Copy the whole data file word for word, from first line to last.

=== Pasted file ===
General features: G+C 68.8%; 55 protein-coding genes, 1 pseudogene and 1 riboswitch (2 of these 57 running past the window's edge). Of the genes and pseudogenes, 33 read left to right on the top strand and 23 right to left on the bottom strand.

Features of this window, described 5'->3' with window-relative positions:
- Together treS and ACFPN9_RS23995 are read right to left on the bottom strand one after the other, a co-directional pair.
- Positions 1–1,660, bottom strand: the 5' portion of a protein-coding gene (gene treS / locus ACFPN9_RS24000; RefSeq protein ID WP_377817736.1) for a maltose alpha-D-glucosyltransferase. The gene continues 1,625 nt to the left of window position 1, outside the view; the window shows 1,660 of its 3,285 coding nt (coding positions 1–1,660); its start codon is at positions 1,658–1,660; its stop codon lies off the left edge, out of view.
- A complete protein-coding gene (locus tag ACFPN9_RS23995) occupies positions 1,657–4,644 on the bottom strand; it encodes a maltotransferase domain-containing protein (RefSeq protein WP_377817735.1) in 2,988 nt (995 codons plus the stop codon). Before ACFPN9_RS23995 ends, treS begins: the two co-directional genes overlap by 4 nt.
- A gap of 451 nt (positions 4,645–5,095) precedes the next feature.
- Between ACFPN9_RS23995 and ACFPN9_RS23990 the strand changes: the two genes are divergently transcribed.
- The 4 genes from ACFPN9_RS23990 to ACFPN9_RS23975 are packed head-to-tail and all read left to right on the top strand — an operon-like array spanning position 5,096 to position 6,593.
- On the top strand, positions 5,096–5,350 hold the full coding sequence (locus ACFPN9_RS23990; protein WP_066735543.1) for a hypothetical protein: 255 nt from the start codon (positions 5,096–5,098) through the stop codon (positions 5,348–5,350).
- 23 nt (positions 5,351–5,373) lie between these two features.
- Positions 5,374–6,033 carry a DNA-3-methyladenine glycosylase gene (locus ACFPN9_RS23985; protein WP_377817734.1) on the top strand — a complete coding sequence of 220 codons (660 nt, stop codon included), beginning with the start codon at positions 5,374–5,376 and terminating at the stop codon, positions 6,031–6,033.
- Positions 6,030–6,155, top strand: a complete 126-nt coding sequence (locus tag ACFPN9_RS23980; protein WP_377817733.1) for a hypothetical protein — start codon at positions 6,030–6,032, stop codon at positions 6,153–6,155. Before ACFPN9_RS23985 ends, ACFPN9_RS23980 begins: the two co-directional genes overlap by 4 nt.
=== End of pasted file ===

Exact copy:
General features: G+C 68.8%; 55 protein-coding genes, 1 pseudogene and 1 riboswitch (2 of these 57 running past the window's edge). Of the genes and pseudogenes, 33 read left to right on the top strand and 23 right to left on the bottom strand.

Features of this window, described 5'->3' with window-relative positions:
- Together treS and ACFPN9_RS23995 are read right to left on the bottom strand one after the other, a co-directional pair.
- Positions 1–1,660, bottom strand: the 5' portion of a protein-coding gene (gene treS / locus ACFPN9_RS24000; RefSeq protein ID WP_377817736.1) for a maltose alpha-D-glucosyltransferase. The gene continues 1,625 nt to the left of window position 1, outside the view; the window shows 1,660 of its 3,285 coding nt (coding positions 1–1,660); its start codon is at positions 1,658–1,660; its stop codon lies off the left edge, out of view.
- A complete protein-coding gene (locus tag ACFPN9_RS23995) occupies positions 1,657–4,644 on the bottom strand; it encodes a maltotransferase domain-containing protein (RefSeq protein WP_377817735.1) in 2,988 nt (995 codons plus the stop codon). Before ACFPN9_RS23995 ends, treS begins: the two co-directional genes overlap by 4 nt.
- A gap of 451 nt (positions 4,645–5,095) precedes the next feature.
- Between ACFPN9_RS23995 and ACFPN9_RS23990 the strand changes: the two genes are divergently transcribed.
- The 4 genes from ACFPN9_RS23990 to ACFPN9_RS23975 are packed head-to-tail and all read left to right on the top strand — an operon-like array spanning position 5,096 to position 6,593.
- On the top strand, positions 5,096–5,350 hold the full coding sequence (locus ACFPN9_RS23990; protein WP_066735543.1) for a hypothetical protein: 255 nt from the start codon (positions 5,096–5,098) through the stop codon (positions 5,348–5,350).
- 23 nt (positions 5,351–5,373) lie between these two features.
- Positions 5,374–6,033 carry a DNA-3-methyladenine glycosylase gene (locus ACFPN9_RS23985; protein WP_377817734.1) on the top strand — a complete coding sequence of 220 codons (660 nt, stop codon included), beginning with the start codon at positions 5,374–5,376 and terminating at the stop codon, positions 6,031–6,033.
- Positions 6,030–6,155, top strand: a complete 126-nt coding sequence (locus tag ACFPN9_RS23980; protein WP_377817733.1) for a hypothetical protein — start codon at positions 6,030–6,032, stop codon at positions 6,153–6,155. Before ACFPN9_RS23985 ends, ACFPN9_RS23980 begins: the two co-directional genes overlap by 4 nt.